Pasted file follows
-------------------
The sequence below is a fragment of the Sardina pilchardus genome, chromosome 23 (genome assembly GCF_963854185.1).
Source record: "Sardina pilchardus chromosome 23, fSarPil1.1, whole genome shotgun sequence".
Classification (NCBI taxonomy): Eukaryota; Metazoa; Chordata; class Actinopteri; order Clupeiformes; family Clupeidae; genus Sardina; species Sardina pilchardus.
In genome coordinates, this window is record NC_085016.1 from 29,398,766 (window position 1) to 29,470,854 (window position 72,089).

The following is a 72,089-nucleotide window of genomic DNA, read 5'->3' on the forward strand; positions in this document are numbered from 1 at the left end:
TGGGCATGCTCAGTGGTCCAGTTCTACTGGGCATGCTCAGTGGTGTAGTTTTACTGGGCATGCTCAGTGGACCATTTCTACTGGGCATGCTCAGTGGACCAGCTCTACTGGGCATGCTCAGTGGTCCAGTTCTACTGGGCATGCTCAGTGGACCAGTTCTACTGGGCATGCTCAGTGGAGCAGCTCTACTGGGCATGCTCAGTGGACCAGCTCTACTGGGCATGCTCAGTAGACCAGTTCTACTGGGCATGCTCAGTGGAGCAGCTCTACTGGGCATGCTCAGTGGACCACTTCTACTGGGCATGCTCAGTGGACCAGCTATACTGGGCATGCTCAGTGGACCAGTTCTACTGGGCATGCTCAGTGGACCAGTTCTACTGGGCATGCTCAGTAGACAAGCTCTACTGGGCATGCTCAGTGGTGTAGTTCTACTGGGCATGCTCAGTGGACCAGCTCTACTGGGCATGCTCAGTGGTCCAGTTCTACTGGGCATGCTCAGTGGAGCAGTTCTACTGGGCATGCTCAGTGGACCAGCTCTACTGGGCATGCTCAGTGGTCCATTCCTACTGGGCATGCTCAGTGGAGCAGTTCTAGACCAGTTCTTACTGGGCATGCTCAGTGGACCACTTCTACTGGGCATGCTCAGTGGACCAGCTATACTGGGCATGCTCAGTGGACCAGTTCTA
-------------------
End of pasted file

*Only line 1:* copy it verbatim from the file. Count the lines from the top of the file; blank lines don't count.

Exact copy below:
The sequence below is a fragment of the Sardina pilchardus genome, chromosome 23 (genome assembly GCF_963854185.1).